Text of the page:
Aside from creating new images, one of the main reasons I venture out into truly wild areas is for the solitude, the peace, and the diversion from the noise of everyday life. We humans make an astounding amount of noise nearly all the time, often appearing as if that was our sole purpose of existence on this earth. Talking, driving, constructing, and entertaining all come with an incredible amount of noise. I have discovered that many people can't even fathom sitting in a room without music or the television making noise in the background. And most rooms aren't even all that quiet if you shut off all the technology. You'll still likely hear the distant whine of the highway muffled through your window panes or the humming of a neighbor's air conditioning unit.
So what is it like to have true silence? The thought might make some people's skin crawl as they try to comprehend the idea. True silence takes time to settle in before you realize you're experiencing it, and then the absence of sound becomes nearly deafening. There have been only a few times in my life where I have encountered a true lack of any sound and every time the experience has been completely exhilarating. The very first time it ever happened to me was under a full moon on the Great Sand Dunes of Colorado. The air was still and the people were gone, not to mention that sand is an excellent sound insulator. My ears rang for an hour before I realized what was happening and my heart began to race as the other senses became overwhelmed. This has happened to me just a few times on other sand dunes in New Mexico and Death Valley, but the experience has never been more intense than it was in the Tonquin Valley in the Canadian Rockies.
Last month I made my way up north with the goal of solo backpacking into the Tonquin Valley for three nights as well as other explorations in the Rockies. I figured that like other parts of the Canadian Parks it would be busy so I made a reservation for campsites about a month in advance after deciding what dates would work. I couldn't have been more wrong about the flow of people. The day before I arrived at the trailhead there was a large snowfall that resulted in about 6 inches of fresh, wet snow at the lower elevations and who-knows-how-much higher up. The hike into the valley would be about 14 miles to where I wanted to camp, which shouldn't be a problem with dry trails or even a small amount of snow. But the trail goes up well above the tree line at the highest point before falling back into the Tonquin Valley resulting in a pass covered in knee-deep snow.
When I arrived at the trailhead there were two other vehicles covered in snow in the parking lot. This meant that someone must be in there, but it was a very large valley with many places to camp. The second trailhead for this particular area was closed for road construction which meant that there would be no people coming in from that way. About 5 miles into the hike I ran into three people, who informed me that they had made it over the pass (though not typically actually on any sort of proper trail since it was buried), and that both of the vehicles were theirs so there was absolutely no one else in the massive valley after I passed them. At times I was thankful for the trail they had blazed through the deep snow over the pass and at other times I found myself audibly cursing Scott (the kind gentleman I had talked to in passing) for his folly as my feet slipped through talus slopes and into streams. 14 miles became a tiresome hike in these conditions and I didn't make it to camp until well after dark, wet and exhausted and four hours later than I had expected given the mileage.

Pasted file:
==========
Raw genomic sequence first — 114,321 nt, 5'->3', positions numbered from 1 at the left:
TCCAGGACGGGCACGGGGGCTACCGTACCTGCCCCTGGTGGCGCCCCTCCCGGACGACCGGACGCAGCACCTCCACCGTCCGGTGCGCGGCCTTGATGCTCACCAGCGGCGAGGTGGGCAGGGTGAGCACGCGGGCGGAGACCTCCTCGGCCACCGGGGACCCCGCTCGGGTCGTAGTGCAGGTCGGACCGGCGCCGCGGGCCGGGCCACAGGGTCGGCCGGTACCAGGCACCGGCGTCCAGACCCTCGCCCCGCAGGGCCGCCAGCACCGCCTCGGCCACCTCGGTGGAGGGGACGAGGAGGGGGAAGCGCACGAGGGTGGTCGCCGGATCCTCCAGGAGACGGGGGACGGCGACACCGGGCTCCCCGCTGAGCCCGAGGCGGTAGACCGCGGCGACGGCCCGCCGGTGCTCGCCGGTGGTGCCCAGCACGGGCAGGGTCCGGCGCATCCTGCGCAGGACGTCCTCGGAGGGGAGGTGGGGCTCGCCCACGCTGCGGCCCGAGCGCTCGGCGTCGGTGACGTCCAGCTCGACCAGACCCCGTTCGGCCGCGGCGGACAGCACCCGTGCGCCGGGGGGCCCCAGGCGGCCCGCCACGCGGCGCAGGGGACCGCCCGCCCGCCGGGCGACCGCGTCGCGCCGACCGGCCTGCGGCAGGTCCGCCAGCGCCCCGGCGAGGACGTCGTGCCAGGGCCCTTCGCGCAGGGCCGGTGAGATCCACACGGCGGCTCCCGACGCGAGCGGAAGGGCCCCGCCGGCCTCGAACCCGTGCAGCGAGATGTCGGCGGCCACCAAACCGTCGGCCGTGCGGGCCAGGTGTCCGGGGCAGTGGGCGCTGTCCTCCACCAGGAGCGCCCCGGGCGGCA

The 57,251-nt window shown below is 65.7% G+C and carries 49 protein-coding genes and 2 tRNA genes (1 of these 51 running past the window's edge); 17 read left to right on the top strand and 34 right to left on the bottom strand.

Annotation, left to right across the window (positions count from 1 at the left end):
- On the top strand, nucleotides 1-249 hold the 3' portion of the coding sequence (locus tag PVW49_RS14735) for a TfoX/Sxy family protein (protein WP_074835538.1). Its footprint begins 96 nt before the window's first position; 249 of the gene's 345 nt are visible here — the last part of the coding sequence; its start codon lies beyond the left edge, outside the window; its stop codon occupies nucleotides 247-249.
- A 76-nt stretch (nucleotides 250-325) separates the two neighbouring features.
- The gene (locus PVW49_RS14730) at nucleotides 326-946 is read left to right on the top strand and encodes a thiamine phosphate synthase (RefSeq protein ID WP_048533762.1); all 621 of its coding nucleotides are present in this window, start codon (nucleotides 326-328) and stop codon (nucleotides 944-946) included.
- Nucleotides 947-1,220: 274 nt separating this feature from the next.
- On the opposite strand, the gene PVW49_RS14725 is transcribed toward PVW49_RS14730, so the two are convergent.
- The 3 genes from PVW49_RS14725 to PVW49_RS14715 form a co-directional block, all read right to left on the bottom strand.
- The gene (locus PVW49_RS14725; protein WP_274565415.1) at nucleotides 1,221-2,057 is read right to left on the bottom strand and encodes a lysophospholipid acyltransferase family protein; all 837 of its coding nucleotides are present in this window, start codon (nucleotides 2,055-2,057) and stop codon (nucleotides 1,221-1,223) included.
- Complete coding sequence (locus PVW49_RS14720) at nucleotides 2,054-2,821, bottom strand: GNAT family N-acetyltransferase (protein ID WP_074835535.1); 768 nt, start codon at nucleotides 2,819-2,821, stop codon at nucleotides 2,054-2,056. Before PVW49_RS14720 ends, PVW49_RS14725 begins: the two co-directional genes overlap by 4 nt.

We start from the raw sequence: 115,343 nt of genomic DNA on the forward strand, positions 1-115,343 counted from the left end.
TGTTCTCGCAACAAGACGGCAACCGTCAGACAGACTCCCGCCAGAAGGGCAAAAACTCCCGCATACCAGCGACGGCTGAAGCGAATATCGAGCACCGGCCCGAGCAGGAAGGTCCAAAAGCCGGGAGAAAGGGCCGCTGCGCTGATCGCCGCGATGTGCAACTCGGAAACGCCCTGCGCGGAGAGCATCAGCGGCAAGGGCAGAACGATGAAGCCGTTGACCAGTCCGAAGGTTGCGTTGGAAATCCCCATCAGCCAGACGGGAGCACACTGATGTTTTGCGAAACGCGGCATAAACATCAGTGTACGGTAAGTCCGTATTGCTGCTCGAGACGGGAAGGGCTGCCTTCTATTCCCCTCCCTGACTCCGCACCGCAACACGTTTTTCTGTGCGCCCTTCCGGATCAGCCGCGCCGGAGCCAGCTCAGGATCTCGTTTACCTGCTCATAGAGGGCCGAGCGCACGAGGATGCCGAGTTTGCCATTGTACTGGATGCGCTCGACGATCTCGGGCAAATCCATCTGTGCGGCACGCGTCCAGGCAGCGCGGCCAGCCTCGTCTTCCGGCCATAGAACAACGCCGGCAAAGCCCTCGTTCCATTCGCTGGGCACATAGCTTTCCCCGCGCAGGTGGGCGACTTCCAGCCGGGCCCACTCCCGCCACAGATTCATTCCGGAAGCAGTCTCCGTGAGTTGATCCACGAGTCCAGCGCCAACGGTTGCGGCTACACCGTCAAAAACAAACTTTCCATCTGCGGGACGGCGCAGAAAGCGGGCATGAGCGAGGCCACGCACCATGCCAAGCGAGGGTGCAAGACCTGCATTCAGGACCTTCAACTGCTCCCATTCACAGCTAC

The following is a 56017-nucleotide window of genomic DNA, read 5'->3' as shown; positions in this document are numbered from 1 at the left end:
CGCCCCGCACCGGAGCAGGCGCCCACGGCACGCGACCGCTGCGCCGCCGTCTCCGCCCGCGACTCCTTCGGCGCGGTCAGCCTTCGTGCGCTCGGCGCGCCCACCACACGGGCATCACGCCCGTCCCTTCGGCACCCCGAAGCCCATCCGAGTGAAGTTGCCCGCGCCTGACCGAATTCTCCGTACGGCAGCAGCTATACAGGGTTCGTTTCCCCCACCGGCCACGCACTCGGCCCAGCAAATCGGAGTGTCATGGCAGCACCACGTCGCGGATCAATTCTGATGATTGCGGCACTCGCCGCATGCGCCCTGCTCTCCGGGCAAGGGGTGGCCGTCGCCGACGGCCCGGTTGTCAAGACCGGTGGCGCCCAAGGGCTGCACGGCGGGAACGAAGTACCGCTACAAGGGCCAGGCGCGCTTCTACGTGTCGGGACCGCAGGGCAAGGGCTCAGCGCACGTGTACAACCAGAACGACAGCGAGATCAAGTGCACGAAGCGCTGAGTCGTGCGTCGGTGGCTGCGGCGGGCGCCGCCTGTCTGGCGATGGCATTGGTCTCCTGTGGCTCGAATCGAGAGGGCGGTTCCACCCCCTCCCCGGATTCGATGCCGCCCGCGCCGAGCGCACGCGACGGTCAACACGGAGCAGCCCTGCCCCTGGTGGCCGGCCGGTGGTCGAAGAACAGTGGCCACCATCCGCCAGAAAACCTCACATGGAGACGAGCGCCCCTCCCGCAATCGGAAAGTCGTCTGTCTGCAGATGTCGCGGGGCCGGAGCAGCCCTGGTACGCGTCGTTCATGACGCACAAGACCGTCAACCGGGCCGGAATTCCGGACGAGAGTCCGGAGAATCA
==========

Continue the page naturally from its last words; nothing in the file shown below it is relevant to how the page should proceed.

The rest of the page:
I woke up before sunrise and pried open my icy boots only to pull my warm feet out of the sleeping bag and force them into the hard and frigid leather. Outside the air was calm and bitterly cold, the trees were laden with heavy snow which is always a breathtaking sight. I grabbed my camera bag and set up a shot for sunrise, not realizing that the creaking of my boots on the snow and the swooshing of my winter jacket were the only sounds out here until I stopped to wait for the light. It was mind-bogglingly silent. No breeze, no animals, nothing. Something about the towering peaks around me made this experience all the more intense, especially when compared to the desert areas where I've found silence in the past. I've had solitude in the mountains plenty a time, but there's always some sort of sound in the distance, be it a river flowing, wind in the trees, or birds and marmots chirping. Here there was nothing of the sort.